Shaking, Rumbling Movie Chair Puts You In The Driver's Seat

from the zero-to-sixty dept

With 2009 showing very strong ticket sales, the movie industry seems to be doing a good job of giving people, who are perhaps looking for a bit of escapism, a reason to get out of their houses. Furthermore, IMAX and 3D continue to boost ticket sales and draw huge lines for movies like Monsters vs. Aliens. Fast & Furious rumbled onto the big screen this past weekend, generating $72.5 million in ticket sales in three days, already earning more than the previous installment of the series, The Fast & the Furious: Tokyo Drift. At Mann’s Chinese Theater in Hollywood, movie-goers have yet another reason to check out the film on the big screen. The theater is equipped with 15 computerized movie seats that move, shake, tilt, and rumble to match the action on-screen. As a result, viewers are immersed more fully in the film, an experience not easily reproduced at home for which the Chinese (and one other theater in Arizona) are charging an extra $5 per ticket. We’ve said this many times before, but maybe the movie theaters are finally starting to understand the concept that it’s the experience, not just the content, that gives people a reason to go out to see movies at the theaters.

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Comments on “Shaking, Rumbling Movie Chair Puts You In The Driver's Seat”

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WarOtter (profile) says:

Re: Re:

Yeah, but for normal people who might enjoy it, this is an experience that is nearly impossible to have at home, not something you can download. This isn’t about making Weird Harold happy, since that is impossible, it is about adding value to the theater experience and giving people more reasons to not just download and watch it at home.

There is a theater in Ft. Myer’s Beach that has 4 screens with about 30 seats apiece, some at tables and other with fold out trays. They serve food and drinks during the movie. It’s a little disruptive, but the comfort offered by having extra space and legroom, and being able to get buffalo wings during the movie makes it worth it.

Anonymous Coward says:

Re: Re:

Don’t theme parks generate huge revenues? It seems like it’s about $50+ to get in the door. If you can get a 2 hour ride for $15, I’d think a lot of people would be interested.

Geez man, you just hate everything that isn’t the status quo. I know you are just trolling, but I do wish you’d at least come up with an argument every once in a while. Is there any innovation you support?

Weird Harold (user link) says:

Re: Re: Re:

It’s not that I don’t support innovation, I just don’t fall for gimmicks and trickery, especially when it really isn’t adding to the long term experience of seeing a movie.

Read the story,and you will see that the company providing the equipment is aiming at the home market. So this isn’t even something that would be unique to theaters. Plus special motion tracks have to be created for each movie, which creates more costs. I am suspecting that $5 ain’t covering what it costs to run a program like this, and with people already screaming that ticket prices are too high, well…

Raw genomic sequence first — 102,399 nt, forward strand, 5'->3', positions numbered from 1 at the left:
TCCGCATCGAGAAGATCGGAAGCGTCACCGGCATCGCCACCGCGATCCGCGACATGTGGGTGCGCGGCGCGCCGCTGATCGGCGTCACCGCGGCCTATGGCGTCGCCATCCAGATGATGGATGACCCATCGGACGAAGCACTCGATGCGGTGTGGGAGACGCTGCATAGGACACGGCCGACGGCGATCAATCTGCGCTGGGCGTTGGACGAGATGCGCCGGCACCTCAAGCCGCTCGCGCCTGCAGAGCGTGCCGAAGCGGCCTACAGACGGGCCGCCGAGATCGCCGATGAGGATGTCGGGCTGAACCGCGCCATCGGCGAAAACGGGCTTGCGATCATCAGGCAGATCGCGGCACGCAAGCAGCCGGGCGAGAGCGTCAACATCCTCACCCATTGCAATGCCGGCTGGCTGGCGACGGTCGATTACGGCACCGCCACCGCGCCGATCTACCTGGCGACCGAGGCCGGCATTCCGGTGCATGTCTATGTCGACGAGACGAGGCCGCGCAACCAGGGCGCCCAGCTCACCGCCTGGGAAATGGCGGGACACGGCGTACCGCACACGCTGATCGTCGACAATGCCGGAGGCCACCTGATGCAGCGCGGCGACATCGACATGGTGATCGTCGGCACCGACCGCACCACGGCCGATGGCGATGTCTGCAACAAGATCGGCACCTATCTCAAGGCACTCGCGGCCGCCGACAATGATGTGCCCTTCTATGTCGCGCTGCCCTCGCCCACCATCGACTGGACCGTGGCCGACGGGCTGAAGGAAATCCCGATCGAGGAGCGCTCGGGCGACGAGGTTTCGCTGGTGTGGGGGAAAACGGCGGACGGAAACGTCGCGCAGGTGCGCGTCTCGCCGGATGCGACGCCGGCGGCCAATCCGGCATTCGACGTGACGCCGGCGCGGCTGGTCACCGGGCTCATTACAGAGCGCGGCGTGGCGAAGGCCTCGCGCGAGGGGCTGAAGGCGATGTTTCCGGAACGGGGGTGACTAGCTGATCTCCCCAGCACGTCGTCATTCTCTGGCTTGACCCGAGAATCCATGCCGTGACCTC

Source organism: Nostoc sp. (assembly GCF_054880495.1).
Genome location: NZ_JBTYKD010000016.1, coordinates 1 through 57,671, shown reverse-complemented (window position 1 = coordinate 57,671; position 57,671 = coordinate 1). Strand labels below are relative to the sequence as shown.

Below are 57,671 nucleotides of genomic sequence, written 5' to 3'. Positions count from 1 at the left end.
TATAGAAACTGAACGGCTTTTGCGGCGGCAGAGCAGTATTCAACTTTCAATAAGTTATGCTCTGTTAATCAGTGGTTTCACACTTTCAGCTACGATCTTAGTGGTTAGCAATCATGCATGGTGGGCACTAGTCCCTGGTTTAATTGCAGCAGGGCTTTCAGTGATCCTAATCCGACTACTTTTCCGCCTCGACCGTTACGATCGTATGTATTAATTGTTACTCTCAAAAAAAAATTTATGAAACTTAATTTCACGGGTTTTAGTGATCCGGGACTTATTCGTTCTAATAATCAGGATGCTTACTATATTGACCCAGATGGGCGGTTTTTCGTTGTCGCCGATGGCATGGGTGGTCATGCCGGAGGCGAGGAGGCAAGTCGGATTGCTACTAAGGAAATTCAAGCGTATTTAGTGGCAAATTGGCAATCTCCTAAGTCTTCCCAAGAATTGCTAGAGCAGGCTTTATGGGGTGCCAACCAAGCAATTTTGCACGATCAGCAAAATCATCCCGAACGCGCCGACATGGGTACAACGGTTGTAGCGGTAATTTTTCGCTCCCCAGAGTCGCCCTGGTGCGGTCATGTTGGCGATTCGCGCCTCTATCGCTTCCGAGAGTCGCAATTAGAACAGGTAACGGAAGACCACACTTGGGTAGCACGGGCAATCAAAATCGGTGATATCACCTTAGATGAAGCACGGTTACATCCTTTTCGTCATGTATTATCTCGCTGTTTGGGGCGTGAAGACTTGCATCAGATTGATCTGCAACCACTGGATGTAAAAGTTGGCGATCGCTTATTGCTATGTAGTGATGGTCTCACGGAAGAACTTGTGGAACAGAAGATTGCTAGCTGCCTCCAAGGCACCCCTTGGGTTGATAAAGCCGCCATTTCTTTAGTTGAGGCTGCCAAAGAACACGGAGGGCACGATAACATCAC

Anonymous Coward says:

Re: Re: Re: Re:

Really, if you go to the company’s website.. You’d know they’ve been selling to the home market for years. Personally.. I’m more interested in applications as an immersion tool for video games. Sure.. I don’t see it having a massive amount of use in an FPS or a RTS.. but for a flight sim.. or a driving sim… its just about perfect. According to the material it creates about 2g’s worth of force off a launch, or breaking, scenario. Not a lot.. but its enough to make the game even that much more realistic.

hegemon13 says:

Re: Re: WH

If you have an AMC in your area, I suggest you check out Fork and Screen. I just went to one for the first time this weekend, and it totally transformed the moviegoing experience. Ushers/waiters, extremely comfortable seats, real, reasonably-priced food, no one under 18 in the audience, and Fat Tire on draft to accompany the movie. It doesn’t get much better than that. That will truly bring people through the doors, and I will gladly pay the upcharge (which they give you back as a food/drink voucher, anyway) to see any movies possible that way.

Yes, I could cook and eat at home while I watched a movie, but I don’t have the sound system, the 200-inch screen, or the seating to make it nearly as enjoyable. Plus, my wife won’t bring me another Fat Tire when I push a button.

Anonymous Coward says:

Most People Do not Copy...

One of the things that seems to be overlooked in many of these posts is that the vast majority of copying done in the U.S. is done by a relatively small fraction of the population. By some estimates, less than half of all people even have the ability to access and copy a movie (the estimates vary, but when you include the need for a relatively new computer and access to a high speed internet connection, the numbers are less than 50% of all households).

Then there is the time it takes to access movies online. So-called “infinite goods” are not free because they do take time to find and download, and though some, particularly those without a family and a full-time job, have lots of time to download, others do not.

The bottom line: While it may cost a couple $30 to see a movie in a theater, that may be perceived as more cost-effective than downloading an incomplete, unfinished movie that someone illegally copied (and possibly committed some sort of trespass) to acquire.

With respect to Weird Harold’s comment, which movie was that?

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